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Recently, our company was hired to remodel a 1950s beach cottage just south of San Francisco. The job included repairing the house's seriously damaged foundation.

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Creosote-treated wood piles supported the cottage 5 feet above the beach, so storm surge could flow under it. The decks were carried by shallow concrete piers.

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About half of the piles showed signs of rot.

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Most of the beams that carried the floor system and decks were also showed signs of rot.

Our original plan was to shore up the building, replace the support beams, and reuse the existing wood piles. But once we got the house supported by cribbing and temporary steel beams and started excavating around the piles, we found that they extended only 4 or 5 feet below grade rather than the 15 to 20 feet we'd been expecting.

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The crew members did not want to undermine the shoring when they dug down to repair damaged piles.

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They excavated the areas where the cribbing would go, then built "forms" around the cribs to protect them from being buried if waves came under the house.

Since the existing foundation could not be saved, we had to design, gain approval for, and build a new one from scratch. And, with the house up on cribbing, we had to hurry. The house mover's liability insurance would not cover us if the shoring remained in place for more than 90 days, a real concern with the winter storm season approaching. If a big wave hit before the foundation was done, the cottage could be destroyed.

Although we had already planned to drill new piers for the decks, these weren't an option for the house unless we moved it out of the way or drilled from below with a handheld rig. But moving the house would be too expensive, and drilling with a handheld rig would be difficult with so little headroom above and so many stone cobbles in the sand and gravel soil below.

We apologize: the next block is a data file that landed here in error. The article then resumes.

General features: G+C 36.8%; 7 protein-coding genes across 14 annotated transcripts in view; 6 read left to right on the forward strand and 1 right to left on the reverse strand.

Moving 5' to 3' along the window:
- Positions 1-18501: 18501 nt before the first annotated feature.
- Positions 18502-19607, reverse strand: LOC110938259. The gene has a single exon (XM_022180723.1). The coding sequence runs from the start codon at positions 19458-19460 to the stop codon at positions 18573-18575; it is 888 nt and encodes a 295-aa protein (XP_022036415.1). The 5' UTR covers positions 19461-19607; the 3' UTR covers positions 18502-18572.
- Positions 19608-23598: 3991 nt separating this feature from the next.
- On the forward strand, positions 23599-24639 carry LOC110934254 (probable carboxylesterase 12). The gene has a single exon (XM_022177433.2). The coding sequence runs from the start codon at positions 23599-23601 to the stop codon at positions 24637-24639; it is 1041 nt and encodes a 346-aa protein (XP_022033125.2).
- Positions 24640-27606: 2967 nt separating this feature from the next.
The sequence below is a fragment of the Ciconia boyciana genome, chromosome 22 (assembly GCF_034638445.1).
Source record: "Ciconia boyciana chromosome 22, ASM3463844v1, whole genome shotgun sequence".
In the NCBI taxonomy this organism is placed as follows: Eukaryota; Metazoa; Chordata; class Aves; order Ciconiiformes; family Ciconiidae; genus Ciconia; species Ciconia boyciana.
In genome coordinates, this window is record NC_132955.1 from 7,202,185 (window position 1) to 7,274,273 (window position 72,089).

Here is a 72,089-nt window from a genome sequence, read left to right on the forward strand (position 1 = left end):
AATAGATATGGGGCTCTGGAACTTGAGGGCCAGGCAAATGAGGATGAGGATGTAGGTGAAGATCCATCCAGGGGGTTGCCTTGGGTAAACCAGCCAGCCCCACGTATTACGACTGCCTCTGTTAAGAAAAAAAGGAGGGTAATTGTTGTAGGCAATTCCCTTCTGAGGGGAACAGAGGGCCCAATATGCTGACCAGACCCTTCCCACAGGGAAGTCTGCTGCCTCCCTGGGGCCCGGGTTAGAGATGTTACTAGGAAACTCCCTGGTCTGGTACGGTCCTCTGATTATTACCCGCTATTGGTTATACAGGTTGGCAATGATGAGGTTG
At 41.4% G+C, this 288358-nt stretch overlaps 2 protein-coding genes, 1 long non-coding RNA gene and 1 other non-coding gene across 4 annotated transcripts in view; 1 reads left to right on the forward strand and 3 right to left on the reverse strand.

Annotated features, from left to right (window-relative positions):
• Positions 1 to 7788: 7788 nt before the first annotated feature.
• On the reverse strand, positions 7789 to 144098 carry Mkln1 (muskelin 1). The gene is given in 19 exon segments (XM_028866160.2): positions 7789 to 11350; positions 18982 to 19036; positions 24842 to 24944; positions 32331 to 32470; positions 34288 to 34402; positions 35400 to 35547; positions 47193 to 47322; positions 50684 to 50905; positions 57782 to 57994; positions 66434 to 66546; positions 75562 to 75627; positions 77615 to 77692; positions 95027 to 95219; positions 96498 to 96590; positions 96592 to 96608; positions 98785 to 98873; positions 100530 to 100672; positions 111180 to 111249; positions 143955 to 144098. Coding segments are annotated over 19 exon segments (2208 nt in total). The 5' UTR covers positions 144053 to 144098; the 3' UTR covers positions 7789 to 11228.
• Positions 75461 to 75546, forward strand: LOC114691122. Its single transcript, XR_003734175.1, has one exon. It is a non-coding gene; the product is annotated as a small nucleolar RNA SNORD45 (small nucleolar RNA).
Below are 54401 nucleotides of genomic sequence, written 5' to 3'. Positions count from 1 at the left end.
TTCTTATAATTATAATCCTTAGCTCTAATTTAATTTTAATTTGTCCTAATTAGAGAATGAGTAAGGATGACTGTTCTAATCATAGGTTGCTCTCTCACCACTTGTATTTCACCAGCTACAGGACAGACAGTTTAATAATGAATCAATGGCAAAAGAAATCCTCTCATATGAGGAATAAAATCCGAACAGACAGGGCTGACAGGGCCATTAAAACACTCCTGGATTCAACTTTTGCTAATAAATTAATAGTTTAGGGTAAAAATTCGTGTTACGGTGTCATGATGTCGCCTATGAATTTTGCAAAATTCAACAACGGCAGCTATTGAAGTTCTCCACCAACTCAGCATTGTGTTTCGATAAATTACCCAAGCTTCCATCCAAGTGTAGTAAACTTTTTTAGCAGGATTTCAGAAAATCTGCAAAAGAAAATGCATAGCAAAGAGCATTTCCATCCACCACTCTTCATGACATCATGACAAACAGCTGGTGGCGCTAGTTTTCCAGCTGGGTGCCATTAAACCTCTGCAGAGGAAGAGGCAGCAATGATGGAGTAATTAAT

Instead, we decided to remove the piles and support the cottage with concrete columns extending up from a modified version of a mat foundation, which was designed for us by Joshua B. Kardon, a structural engineer in Berkeley, Calif. A mat foundation is a thick and heavily reinforced concrete "slab" stiff enough to span weak areas of soil. The mat is usually continuous, but this one would be grid-shaped, because we planned to leave the house where it was and form around the temporary cribbing. We would place the foundation in a monolithic pour, so that the cured grid and columns would act as a unified whole.

Replace the Beams First

The design called for new Port Orford cedar glulam support beams, which we decided to install before forming the mat and columns. That way, there would be fewer things in the way. We could hang the beams from the joists, install the column caps, and then form and pour up to the caps (Figure 3). Since the house was so close to the ocean, we opted to use only stainless steel fasteners and hardware for extra resistance to corrosion.